Nushell, or Nu for short, is a new shell that takes a modern, structured approach to your commandline. It works seamlessly with the data from your filesystem, operating system, and a growing number of file formats to make it easy to build powerful commandline pipelines.
We’re happy to announce that today we’re releasing Nushell 0.3.0. Nu has seen numerous bugfixes, performance improvements, and features added since its initial public release (which was only a few weeks ago!)
Nu 0.3.0 is available as pre-built binaries or from crates.io. If you have Rust installed you can install it using
cargo +nightly install nu (or if you want all the features
cargo +nightly install nu --all-features).
One of the most striking differences is that Nu now uses UTF-8 box drawing to draw its tables.
The table is also configurable. If you feel like the table is a bit too heavy, you can also configure it to work in light mode using this command:
> config --set [table_mode light]
Nu now natively supports new file formats, including: bson, tsv, sqlite, and url-encoded strings.
Since the 0.2.0 release, Nu has gained a set of additional commands, including:
help- built-in help system
reverse- reverse a table
last- like the
firstcommand, but working from the bottom of the table, return n rows
embed- create a new table using the current table as a start
fetch- get the contents of a URL (this originally lived in
post- post to a URL and get the results
pwd- print the working directory
env- give access to a number of important paths and environment settings
pivot- pivot a table so that rows become columns and vice-versa
echo- a built-in echo command
We’ve made steady progress on improving error messages. Recently, we added “did you mean?” errors to help when you mistype the name of columns. Nu 0.3.0 also has gone through a few passes to generally polish the errors to include more information when an error occurs.
Nu now supports
~ to refer to your home directory as part of a path. You can also use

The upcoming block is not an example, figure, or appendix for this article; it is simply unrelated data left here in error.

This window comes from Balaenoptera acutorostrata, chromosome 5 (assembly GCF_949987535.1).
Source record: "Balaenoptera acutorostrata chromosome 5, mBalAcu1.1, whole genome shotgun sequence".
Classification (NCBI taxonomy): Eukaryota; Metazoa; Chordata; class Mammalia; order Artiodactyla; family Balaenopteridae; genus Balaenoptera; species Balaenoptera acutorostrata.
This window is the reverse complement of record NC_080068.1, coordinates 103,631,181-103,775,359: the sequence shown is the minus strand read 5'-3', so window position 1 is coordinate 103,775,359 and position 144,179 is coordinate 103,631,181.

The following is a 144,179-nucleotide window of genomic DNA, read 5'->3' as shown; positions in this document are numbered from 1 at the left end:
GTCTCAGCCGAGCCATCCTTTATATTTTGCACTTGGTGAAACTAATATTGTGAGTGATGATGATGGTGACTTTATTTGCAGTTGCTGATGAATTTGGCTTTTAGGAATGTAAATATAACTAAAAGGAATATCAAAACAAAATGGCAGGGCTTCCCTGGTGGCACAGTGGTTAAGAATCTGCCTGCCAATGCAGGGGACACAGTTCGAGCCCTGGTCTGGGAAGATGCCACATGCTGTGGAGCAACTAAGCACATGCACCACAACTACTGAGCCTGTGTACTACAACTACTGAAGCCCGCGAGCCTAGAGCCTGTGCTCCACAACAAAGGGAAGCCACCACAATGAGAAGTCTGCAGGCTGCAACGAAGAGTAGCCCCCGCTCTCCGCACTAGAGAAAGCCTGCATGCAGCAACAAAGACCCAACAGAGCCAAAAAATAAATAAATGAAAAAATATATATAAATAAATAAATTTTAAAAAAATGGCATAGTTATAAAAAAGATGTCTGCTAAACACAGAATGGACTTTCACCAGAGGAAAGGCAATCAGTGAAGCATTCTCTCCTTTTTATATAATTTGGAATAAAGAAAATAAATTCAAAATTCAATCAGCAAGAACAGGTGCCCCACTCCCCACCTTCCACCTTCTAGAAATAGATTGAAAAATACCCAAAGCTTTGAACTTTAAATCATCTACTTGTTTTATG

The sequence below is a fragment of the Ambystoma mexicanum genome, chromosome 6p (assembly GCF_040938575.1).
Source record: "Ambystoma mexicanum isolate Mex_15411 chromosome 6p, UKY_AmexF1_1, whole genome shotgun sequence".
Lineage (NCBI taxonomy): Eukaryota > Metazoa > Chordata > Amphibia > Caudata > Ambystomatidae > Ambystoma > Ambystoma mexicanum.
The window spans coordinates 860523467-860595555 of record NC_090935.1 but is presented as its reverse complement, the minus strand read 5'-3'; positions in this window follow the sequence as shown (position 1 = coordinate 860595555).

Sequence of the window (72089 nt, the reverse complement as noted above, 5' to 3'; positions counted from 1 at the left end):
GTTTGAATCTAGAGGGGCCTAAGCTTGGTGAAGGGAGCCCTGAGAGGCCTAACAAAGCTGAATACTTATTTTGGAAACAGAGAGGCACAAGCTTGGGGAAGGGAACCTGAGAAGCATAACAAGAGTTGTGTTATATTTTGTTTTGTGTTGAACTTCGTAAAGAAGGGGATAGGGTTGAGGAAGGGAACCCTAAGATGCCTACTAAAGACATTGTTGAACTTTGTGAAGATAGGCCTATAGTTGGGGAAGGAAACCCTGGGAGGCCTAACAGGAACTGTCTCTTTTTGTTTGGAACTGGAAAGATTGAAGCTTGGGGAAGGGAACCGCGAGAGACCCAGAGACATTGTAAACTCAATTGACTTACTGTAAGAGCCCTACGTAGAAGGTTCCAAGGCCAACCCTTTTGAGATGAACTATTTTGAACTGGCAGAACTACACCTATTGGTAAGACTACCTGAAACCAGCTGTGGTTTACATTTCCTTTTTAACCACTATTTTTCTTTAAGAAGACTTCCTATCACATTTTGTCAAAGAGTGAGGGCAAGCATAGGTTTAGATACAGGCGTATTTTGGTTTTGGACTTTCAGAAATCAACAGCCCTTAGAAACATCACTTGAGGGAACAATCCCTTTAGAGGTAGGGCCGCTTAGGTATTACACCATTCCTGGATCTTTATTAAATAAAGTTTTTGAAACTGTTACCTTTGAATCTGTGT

cd - to return to a previous directory you were working in.
The shell itself also got a few updates. You can now enable ‘vi’ mode, if you’d prefer vi-like bindings (by running
config --set [edit_mode vi]). On non-Windows platforms, you can also use Ctrl-R to enable Sublime-style history searching (we’re hoping to enable Windows support for this soon).
Plugins have continued to mature, and it’s now possible to use plugins to extend Nu with support for new file formats.
We’ve also added documentation on how to write Nu plugins in both Rust and Python, with info on Ruby coming soon.
If you’re interested in using Nu and Docker together, be sure to check out the new Docker support.
The Nu book is now available in three languages: English, Spanish, and Japanese.
We’ve also created a Nu contributor book, which will help developers who want to contribute to Nu learn about its philosophy, design, and how to create plugins.
est31, pmeredit, twe4ked, DrSensor, vsoch, pka, jankoprowski, Porges, max-sixty, ijt, djc, vthriller, taiki-e, oskarskog, iamcodemaker, JonnyWalker81, yaahc, tim77, svartalf, ramonsnir, orf, lesichkovm, ineol, incrop, eoinkelly, devnought, chhetripradeep, aidanharris, GuillaumeGomez, and BatmanAod for contributing to the Nu codebase. Also a big thanks to our issue reporters!
ymgyt - for the Japanese version of the Nu book!
mistydemeo, romanlevin, ralvessa, pka, lord, kkalyan, jankprowski, and boisgera for helping with the book.